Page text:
StefanG
03-16-2011, 05:18 PM
If this algorithm spurs people to use more noise, it will only be because it is faster than previous ones.

Not quite. Please read my original post. First and foremost, this version is a lot more convenient to use, as it is a pure computation without lookup tables. You just include a piece of code in your shader and call a function - no textures to create and load, no uniform arrays to initialize. This is a big improvement over previous versions. It is a true novelty and what I would consider the key feature. The algorithm is actually somewhat slower than my old demo on current mid-range hardware, but it scales better to the massive parallelism in today's high-end hardware, where memory bandwidth is a bottleneck.


you'd need a fairly beefy GPU to be able to use it freely without dropping performance.
Please be reasonable in your demands on a noise algorithm. Noise can be very useful even if it competes for resources with other rendering tasks. It simply makes some things look better, and it can be worth the effort. Hardware rendering is mostly a tradeoff between quality and speed, and procedural shading is not a magic exception. Noise is available as one possible tool when building a shader, but of course it requires some resources.

I agree that until now, we have not quite seen the levels of GPU performance where you could allow routine use of procedural noise, but the situation is improving rapidly, and memory is becoming the bottleneck, further adding to the benefits of procedural shading.

Before you criticize the algorithm for requiring too much ALU resources to be useful, please look at the code. The number of computations required is not as huge as you may think. Benchmarking this particular implementation on a GeForce GTX560, I clocked it to around 500 million 3D noise samples per second, with no texture resources being used. That gives plenty of headroom for other more traditional shading tasks as well, don't you think?

I stand firmly by my opinion that procedural shading is a smart thing to do in many situations, and that using it more would create a slightly different and easier path forward for future GPU hardware. Texture bandwidth could become less of a problem.

Alfonse Reinheart
03-16-2011, 06:06 PM
First and foremost, this version is a lot more convenient to use, as it is a pure computation without lookup tables. You just include a piece of code in your shader and call a function - no textures to create and load, no uniform arrays to initialize. This is a big improvement over previous versions.

If you're making a high-performance application, it's going to be inconvenient to you in many ways. The overhead of setting up a texture or uniform array will be negligible compared to the general issues of managing a high-performance rendering engine.

Or, to put it another way, the inconvenience of using textures or uniform arrays or whatever is not the reason why noise functions have not gained widespread use in shaders. Performance is the reason.


Please be reasonable in your demands on a noise algorithm. Noise can be very useful even if it competes for resources with other rendering tasks. It simply makes some things look better, and it can be worth the effort. Hardware rendering is mostly a tradeoff between quality and speed, and procedural shading is not a magic exception. Noise is available as one possible tool when building a shader, but of course it requires some resources.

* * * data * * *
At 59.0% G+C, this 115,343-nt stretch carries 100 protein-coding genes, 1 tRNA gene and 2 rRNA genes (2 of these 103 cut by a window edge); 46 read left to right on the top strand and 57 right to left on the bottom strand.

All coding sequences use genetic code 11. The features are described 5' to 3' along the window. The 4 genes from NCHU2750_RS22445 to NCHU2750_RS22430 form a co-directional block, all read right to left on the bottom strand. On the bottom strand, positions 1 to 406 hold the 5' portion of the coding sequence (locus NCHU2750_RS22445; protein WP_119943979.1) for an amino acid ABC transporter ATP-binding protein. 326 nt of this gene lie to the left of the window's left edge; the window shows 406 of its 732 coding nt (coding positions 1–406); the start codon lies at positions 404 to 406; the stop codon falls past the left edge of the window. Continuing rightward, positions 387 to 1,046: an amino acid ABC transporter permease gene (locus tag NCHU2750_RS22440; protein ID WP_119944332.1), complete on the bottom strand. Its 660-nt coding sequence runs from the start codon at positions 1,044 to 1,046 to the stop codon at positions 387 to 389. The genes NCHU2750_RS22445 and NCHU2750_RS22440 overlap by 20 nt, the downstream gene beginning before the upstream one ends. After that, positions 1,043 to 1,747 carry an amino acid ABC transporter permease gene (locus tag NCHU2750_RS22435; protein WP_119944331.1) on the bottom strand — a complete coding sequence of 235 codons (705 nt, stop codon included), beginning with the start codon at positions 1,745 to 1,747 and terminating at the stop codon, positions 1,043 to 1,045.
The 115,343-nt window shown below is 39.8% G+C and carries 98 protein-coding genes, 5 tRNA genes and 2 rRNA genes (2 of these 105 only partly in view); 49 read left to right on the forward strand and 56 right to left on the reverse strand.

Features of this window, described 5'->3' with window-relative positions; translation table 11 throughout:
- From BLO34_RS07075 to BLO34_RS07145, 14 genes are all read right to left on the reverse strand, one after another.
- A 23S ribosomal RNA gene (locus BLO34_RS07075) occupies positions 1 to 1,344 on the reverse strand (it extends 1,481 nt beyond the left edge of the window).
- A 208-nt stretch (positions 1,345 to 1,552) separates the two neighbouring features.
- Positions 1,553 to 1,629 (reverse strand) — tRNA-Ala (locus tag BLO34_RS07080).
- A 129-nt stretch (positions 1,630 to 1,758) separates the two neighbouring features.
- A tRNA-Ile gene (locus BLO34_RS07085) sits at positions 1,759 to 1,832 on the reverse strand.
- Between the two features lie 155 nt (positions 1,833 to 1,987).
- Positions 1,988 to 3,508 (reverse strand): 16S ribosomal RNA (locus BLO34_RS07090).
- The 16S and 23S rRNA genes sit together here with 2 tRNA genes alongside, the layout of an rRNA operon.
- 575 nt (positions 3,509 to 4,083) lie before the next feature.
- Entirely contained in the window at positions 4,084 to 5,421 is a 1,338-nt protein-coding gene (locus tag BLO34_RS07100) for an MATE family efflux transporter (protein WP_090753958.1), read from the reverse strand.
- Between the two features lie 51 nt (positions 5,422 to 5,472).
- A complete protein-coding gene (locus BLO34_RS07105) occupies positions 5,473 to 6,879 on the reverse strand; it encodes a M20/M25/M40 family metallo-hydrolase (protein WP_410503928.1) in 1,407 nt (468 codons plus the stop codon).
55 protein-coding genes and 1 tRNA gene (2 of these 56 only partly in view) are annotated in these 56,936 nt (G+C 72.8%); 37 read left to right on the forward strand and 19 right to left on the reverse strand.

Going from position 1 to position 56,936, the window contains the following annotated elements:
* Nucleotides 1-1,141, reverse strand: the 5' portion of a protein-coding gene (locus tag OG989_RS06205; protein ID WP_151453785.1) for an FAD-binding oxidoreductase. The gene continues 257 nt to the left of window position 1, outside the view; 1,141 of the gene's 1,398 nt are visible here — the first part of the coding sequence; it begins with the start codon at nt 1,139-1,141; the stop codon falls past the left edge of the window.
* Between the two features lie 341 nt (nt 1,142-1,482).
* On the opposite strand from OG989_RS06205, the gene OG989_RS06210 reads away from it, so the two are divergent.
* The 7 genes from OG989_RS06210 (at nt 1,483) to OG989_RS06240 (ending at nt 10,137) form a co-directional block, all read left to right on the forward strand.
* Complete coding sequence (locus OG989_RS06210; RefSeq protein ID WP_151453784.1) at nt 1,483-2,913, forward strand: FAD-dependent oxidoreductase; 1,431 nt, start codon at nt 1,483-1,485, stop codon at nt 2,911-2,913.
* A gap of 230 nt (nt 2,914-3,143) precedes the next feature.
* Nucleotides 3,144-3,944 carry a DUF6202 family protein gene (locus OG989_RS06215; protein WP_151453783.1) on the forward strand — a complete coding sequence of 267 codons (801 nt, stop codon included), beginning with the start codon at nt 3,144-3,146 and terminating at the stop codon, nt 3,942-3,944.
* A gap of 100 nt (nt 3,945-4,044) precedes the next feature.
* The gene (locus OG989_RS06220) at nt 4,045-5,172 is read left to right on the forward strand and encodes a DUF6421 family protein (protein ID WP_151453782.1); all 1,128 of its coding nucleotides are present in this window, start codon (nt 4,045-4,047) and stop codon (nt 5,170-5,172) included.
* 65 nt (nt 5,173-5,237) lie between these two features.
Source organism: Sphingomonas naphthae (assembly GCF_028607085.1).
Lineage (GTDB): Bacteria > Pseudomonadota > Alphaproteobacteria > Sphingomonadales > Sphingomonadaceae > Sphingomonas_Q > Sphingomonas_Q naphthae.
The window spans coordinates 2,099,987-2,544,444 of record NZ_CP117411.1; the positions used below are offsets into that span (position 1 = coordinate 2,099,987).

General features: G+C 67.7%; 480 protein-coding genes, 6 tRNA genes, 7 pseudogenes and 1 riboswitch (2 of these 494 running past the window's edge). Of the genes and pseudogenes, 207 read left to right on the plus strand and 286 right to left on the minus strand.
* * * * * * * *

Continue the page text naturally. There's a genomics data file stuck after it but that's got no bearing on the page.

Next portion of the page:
All I'm saying that the resources/performance it requires is not paid for by the quality improvements as of yet. Not for applications that need every GPU cycle they can get.


Before you criticize the algorithm for requiring too much ALU resources to be useful, please look at the code. The number of computations required is not as huge as you may think. Benchmarking this particular implementation on a GeForce GTX560, I clocked it to around 500 million 3D noise samples per second, with no texture resources being used. That gives plenty of headroom for other more traditional shading tasks as well, don't you think?

Let's take your 500 million samples per second number. Divide that by 60 frames per second; you get 8.3 million samples per frame. Divide that by a quite common 1920x1080 resolution, and you get 4 samples per image pixel. It's even worse if you go up to 2560x1600, where you drop to two samples per pixel.

That pretty much requires deferred rendering now, since you can't afford to have more than 4x overdraw. It also means that you don't have the resources to do much anisotropic filtering, so you're going to get quite a bit of aliasing in your texture.

And this doesn't even take into account processor resources dedicated to other things, like lighting, vertex processing, and so forth. So in order to use even 1 noise sample per image pixel, you have to sacrifice 25% of the hardware's shader resources.

The GTX 560 is upper-midgrade hardware; most graphics hardware is considerably slower. Obviously, graphics hardware gets faster all the time, but the performance from noise simply isn't there yet. Not unless you focus solely on the high end.

So I stand by my statement: "you'd need a fairly beefy GPU to be able to use it freely without dropping performance."

kRogue
03-17-2011, 03:22 PM
Lets do an operation count on the posted glsl's simplexNoise2 function, which I quote here with some #ifdef's removed for the way I'd use it:



float taylorInvSqrt(float r)
{
return ( 0.83666002653408 + 0.7*0.85373472095314 - 0.85373472095314 * r );
}

float permute(float x0,vec3 p) {
float x1 = mod(x0 * p.y, p.x);
return floor( mod( (x1 + p.z) *x0, p.x ));
}
vec2 permute(vec2 x0,vec3 p) {
vec2 x1 = mod(x0 * p.y, p.x);
return floor( mod( (x1 + p.z) *x0, p.x ));
}
vec3 permute(vec3 x0,vec3 p) {
vec3 x1 = mod(x0 * p.y, p.x);
return floor( mod( (x1 + p.z) *x0, p.x ));
}
vec4 permute(vec4 x0,vec3 p) {
vec4 x1 = mod(x0 * p.y, p.x);
return floor( mod( (x1 + p.z) *x0, p.x ));
}

float simplexNoise2(vec2 v)
{
const vec2 C = vec2(0.211324865405187134, // (3.0-sqrt(3.0))/6.;